The scribe often left instructions for the illuminator. Within
or near the space left out for splendid initials, often
a tiny letter indicated what letter should be included
there. Occasionally, as in 13th century Cistercian manuscripts
that used a single color for initials, a spot of paint was included
to indicate the color of the initial. The names of colors were
sometimes inscribed on the margin or within the design itself.
began by laying out the design in leadpoint or graphite. When
the underdrawing was completed, it was reinforced with ink.
would be mixed with some sort of binding medium that kept the
pigment particles together. Until the fourteenth century the most
widely used binding medium was glair. Glair was an optimal medium
for miniature painting, free-flowing and easily applicable, but
was fairly difficult to prepare well. Besides, it reduced the
natural saturation of colors, and was therefore sometimes varnished
with honey after drying. After the fourteenth century glair was
replaced with gum arabic (the gum of a domestic tree). Its advantages
included the fact that it could be more thinly applied, thus the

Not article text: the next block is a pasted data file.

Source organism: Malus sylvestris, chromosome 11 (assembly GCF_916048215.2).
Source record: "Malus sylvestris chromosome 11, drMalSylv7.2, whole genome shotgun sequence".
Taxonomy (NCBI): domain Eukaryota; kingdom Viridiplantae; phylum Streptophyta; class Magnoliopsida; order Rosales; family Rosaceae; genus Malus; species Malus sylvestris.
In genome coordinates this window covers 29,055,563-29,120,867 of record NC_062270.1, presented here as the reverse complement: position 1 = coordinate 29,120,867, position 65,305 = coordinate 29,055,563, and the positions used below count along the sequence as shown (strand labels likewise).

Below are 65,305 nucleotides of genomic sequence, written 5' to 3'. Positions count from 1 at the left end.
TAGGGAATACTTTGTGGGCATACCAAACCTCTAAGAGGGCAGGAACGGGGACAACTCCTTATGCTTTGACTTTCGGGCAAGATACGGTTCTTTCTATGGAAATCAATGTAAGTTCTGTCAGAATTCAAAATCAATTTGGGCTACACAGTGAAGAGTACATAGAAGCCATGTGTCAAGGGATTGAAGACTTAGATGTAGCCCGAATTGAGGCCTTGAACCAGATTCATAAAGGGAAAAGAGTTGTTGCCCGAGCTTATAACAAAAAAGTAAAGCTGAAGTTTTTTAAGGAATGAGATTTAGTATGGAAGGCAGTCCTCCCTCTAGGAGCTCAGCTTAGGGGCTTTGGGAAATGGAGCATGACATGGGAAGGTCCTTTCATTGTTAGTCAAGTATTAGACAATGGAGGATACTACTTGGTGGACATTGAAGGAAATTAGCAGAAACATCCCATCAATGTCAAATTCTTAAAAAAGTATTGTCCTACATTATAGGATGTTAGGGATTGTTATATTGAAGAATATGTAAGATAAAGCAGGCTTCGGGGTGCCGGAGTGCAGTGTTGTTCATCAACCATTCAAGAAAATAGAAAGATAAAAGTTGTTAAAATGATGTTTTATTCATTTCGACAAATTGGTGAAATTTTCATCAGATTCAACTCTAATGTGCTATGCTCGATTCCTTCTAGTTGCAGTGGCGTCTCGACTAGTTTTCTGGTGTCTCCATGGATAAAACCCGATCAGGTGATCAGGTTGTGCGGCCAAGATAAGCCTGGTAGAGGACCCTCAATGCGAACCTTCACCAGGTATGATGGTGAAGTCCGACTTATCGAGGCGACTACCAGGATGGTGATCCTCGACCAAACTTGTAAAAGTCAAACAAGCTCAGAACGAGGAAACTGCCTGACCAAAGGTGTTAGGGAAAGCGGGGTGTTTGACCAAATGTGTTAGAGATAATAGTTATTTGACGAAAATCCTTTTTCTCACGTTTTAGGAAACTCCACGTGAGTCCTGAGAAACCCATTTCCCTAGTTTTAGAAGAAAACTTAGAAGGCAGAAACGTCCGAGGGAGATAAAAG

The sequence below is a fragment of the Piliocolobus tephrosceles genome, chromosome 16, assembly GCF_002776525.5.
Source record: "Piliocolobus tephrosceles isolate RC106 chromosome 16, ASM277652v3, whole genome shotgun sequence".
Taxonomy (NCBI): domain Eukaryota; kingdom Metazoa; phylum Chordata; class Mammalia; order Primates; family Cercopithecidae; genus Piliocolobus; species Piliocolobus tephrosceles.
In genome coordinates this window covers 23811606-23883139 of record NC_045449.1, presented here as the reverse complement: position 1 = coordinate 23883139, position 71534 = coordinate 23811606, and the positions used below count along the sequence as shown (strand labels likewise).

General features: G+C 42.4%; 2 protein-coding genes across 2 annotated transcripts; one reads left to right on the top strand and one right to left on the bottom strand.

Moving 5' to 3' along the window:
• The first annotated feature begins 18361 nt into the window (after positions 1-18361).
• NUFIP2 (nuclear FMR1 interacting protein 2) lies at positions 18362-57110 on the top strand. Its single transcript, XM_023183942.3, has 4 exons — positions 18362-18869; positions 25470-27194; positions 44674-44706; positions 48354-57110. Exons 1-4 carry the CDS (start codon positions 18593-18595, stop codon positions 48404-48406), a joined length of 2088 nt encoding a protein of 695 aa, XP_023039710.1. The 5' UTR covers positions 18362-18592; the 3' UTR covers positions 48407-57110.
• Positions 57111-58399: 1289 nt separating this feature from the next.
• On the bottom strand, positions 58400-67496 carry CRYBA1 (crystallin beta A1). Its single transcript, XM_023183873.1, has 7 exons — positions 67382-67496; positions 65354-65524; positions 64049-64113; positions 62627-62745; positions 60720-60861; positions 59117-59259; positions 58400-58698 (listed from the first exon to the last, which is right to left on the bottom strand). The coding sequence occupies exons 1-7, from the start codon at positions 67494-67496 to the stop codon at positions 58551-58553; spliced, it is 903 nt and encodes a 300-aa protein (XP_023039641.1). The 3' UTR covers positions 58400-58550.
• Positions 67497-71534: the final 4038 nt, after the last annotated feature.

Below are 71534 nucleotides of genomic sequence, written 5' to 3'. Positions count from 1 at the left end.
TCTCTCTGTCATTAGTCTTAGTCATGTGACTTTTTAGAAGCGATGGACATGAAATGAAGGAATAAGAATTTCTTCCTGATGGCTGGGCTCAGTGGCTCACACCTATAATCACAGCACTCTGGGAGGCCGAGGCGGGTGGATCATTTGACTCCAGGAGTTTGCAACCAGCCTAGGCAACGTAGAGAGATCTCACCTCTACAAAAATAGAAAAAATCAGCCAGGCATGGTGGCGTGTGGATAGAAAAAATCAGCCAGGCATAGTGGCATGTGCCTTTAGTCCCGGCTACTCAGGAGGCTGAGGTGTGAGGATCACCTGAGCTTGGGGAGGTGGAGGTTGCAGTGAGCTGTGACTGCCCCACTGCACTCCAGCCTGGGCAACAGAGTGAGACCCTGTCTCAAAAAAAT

resulting colors were more transparent and saturated. The two
types of binding media were sometimes used together or occasionally
mixed with further types of binding media such as egg yolk, sugar,
or ear wax.
technique, which both the glair and gum arabic mediums encouraged,
was similar to tempera painting, that is, slow-paced, careful
work with tiny, meticulous brushstrokes, creating clearly defined
forms and homogenous areas of color. The painting of the illustrations
started with application of the basic colors in numerous layers
of washes, and with outlining the original lines of the sketch.
Then darker tones were added, followed by the addition of the
highlighting to add a sense of depth. The use of very small brushes
and the easily controllable, free-flowing medium was a prerequisite
for the execution of the minute pictures that were usually rendered
in great detail. When the book was still in separate leaves, the
artist could work on a number of pages at the same time, and mix
colors for use on more than one page.